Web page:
…as E’bo farmer sues MRL for $125M
In what may be a case of growing intolerance, a prominent rice milling company, under fire for non-payments to farmers, has been taken to court by an Essequibo farmer who is claiming more than $125M in outstanding monies.
Yesterday, Justice Rishi Persaud also ordered that 5,000 tonnes of rice being held at Muneshwer’s Wharf in the city not be moved or sold by Mahaicony Rice Limited (MRL).
The matter was filed by Attorneys-at-law, Anil Nandlall, Manoj Narayan and Euclin Gomes on behalf of Arnold Sankar, the Essequibo rice farmer and businessman.
According to Sankar, in an ex-parte application by way of an Affidavit for Interim Injunction, he has been transacting business with MRL for the past 10 years by selling and delivering paddy to them.
Additionally, he acted as an agent of MRL, using his own money to purchase paddy from other farmers, which is then resold to the company on a commission-basis.
“In order to finance these purchases and with the knowledge, encouragement and concurrence of the Respondent/Defendant, I have secured loans and overdraft facilities from the Guyana Bank for Trade and Industry (GBTI) and all my immovable properties, including my dwelling house, and all my motor vehicles, are presently mortgaged, pledged and/or charged to the Guyana Bank for Trade and Industry (GBTI) as collateral security for these loans and overdraft facilities.”
Sankar claimed that MRL, as part of an agreement with him, had committed to pay the interest charges on these loans and overdraft facilities.
“In other words, the Respondent/Defendant was receiving funding from the said bank through me. In this regard, I am currently indebted to the said bank to the tune of in excess of one hundred million dollars
The Airy Hall businessman claimed that between September 2009 and November 2009, he purchased approximately 113,000 bags of paddy to the tune of $251M from farmers in Essequibo, which were fully paid for using his own money. The paddy was delivered to MRL.
However, between March 19 and April 2, 2010, Sankar said the company paid five cheques, valued $25M each, which were bounced by a local bank.
“I have made repeated demands to the Respondent/Defendant for payment of the aforesaid sums but to no avail.”
Sankar further claimed that MRL is getting ready to ship over the weekend over $200M worth in rice which is stored at Muneshwer’s Wharf, at Water Street, Georgetown.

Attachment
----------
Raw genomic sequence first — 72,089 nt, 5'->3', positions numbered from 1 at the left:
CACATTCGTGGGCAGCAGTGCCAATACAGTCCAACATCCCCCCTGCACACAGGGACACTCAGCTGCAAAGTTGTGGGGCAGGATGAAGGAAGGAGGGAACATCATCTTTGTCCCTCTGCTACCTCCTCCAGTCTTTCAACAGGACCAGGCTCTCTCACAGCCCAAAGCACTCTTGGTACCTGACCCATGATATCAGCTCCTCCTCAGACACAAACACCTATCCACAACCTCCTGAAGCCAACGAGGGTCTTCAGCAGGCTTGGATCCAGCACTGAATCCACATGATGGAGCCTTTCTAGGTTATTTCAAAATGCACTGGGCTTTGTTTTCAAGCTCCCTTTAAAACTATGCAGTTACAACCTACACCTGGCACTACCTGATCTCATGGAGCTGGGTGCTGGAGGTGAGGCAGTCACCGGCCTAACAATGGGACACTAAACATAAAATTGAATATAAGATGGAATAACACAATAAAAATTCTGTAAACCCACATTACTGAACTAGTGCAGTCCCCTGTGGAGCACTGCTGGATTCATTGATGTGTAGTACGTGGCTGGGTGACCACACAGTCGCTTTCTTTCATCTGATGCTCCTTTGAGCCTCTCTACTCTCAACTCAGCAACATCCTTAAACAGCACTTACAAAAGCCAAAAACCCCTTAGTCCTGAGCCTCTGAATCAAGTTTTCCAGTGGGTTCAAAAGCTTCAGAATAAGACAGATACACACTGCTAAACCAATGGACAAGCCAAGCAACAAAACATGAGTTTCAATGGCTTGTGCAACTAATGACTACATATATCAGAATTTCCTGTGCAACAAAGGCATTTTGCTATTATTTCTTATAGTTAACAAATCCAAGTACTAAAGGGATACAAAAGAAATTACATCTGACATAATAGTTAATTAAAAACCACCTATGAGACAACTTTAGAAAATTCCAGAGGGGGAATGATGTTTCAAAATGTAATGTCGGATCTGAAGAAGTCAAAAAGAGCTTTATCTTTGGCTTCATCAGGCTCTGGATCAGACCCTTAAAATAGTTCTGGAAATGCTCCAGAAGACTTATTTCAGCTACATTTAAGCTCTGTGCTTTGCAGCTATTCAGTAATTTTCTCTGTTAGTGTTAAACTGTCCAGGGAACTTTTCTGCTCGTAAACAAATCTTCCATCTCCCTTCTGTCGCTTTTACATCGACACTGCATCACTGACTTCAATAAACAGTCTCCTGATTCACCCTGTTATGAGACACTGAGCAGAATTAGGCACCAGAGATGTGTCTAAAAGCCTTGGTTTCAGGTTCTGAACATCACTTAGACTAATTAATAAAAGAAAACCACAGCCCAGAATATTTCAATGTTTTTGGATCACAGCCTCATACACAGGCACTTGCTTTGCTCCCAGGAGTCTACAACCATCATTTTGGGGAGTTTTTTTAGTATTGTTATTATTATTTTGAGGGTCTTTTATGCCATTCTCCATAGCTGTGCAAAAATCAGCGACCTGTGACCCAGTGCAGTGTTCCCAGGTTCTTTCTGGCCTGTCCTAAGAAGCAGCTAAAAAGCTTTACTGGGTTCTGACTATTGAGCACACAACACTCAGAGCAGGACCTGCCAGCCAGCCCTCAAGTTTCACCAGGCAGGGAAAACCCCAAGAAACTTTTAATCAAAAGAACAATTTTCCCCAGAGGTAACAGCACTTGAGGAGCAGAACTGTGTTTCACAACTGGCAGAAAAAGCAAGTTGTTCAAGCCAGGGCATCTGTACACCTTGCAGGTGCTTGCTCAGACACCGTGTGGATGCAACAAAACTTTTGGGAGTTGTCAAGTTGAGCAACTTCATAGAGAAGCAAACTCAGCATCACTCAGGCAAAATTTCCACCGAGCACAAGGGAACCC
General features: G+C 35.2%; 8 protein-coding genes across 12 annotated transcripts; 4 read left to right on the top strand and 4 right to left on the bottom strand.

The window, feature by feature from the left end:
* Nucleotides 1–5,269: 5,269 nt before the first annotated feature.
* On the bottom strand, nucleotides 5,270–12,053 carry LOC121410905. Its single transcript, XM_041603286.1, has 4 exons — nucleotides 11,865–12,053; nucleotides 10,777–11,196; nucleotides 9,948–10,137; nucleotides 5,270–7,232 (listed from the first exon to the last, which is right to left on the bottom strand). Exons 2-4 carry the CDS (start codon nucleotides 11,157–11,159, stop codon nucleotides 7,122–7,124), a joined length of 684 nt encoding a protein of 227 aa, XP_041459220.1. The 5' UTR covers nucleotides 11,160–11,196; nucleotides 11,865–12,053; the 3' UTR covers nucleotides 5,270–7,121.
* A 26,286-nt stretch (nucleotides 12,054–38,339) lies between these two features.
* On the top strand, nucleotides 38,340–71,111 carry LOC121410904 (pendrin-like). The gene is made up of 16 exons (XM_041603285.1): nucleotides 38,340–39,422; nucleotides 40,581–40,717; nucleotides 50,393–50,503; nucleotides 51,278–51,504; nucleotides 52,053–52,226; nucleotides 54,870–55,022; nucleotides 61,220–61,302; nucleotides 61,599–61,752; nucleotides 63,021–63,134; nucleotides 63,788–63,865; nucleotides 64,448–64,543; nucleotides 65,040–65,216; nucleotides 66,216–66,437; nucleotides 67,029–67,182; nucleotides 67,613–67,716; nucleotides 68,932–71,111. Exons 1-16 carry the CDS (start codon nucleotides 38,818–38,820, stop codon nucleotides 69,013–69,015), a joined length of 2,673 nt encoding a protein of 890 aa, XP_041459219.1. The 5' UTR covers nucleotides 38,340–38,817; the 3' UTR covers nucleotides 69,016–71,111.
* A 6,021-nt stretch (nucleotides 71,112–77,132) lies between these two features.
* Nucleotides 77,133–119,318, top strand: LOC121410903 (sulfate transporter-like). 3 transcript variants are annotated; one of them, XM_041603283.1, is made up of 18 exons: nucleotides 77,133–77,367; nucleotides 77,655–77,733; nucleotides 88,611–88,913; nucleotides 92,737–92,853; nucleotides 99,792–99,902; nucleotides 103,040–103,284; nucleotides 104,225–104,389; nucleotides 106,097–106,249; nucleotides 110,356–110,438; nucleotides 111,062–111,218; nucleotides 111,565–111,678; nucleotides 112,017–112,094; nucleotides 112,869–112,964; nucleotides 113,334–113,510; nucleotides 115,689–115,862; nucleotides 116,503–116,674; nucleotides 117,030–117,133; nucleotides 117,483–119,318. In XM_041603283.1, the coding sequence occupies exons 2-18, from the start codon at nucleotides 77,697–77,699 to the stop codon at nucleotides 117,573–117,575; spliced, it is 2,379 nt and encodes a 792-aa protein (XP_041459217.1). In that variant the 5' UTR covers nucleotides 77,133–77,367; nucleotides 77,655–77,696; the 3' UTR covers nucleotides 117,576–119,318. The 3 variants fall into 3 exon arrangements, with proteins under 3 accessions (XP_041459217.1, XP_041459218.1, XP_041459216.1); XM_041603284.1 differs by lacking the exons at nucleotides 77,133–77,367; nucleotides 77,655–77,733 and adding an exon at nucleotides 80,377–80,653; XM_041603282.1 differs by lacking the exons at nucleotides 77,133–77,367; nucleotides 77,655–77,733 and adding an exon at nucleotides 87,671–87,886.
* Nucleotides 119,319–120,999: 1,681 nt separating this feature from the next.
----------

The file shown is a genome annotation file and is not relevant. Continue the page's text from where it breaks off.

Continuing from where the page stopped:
“From the time I have supplied the aforesaid paddy to the Respondent/Defendant to date, they have shipped hundreds of millions of dollars of rice out of Guyana but nonetheless have refused to pay me or the rice farmers who have sold and delivered paddy to them,” the businessman claimed.
As a result, Sankar said that he is claiming the $125M, which represents monies from the bounced cheques, and an injunction restraining MRL from removing or loading approximately 5000 tons currently stored at Muneshwer’s Wharf until further ordered, or alternatively, unless and until they lodged $125M at the court.
The businessman is demanding interests and costs.
Sankar also claimed that MRL is indebted to him for another $50M for paddy, which was sold and delivered to them earlier this year, and for which no payments were made.
“However, because of the constraints of time and due to the fact that I have not fully and finally tabulated those accounts, I have not included the sums due thereof in these proceedings but I intend to file proceedings for the recovery of those sums of money shortly.”
In the affidavit, Sankar claimed that he is aware that MRL is indebted to several rice farmers for $400M but “is also refusing to pay those farmers”.
He also stated that his loans and overdraft facilities at the Guyana Bank for Trade and Industry are in heavy arrears and the interest is “spiraling at a compound rate because I have not been able to and cannot meet my installment payments. That in the circumstances, without the assistance of this Honourable Court, there is a strong possibility that I will suffer definite financial ruination.”
The matter comes up for a hearing on August 11.
Over the past weeks, there has been mounting pressure on MRL after several complaints from rice farmers to government regulators about non-payments.
Several rice farmers had staged picketing exercises at a Black Bush Polder facility, Region Six, and also at Mahaicony.
Officials of the Guyana Rice Development Board, regulators of the rice industry, have said that they were facing problems getting MRL to pay farmers for more than $300M in paddy taken during the last crop.
Recently another amendment was made to the law that will force millers to lodge 10% cash value of their last crop value before milling licences are issued.
GRDB and Minister of Agriculture, Robert Persaud, in addition to promising free legal advice, have also signaled intentions to pass legislation to reduce the possibility of monopolies in the rice industry.
Currently MRL controls almost 40% of the paddy purchases in Guyana with mills scattered in the three counties.
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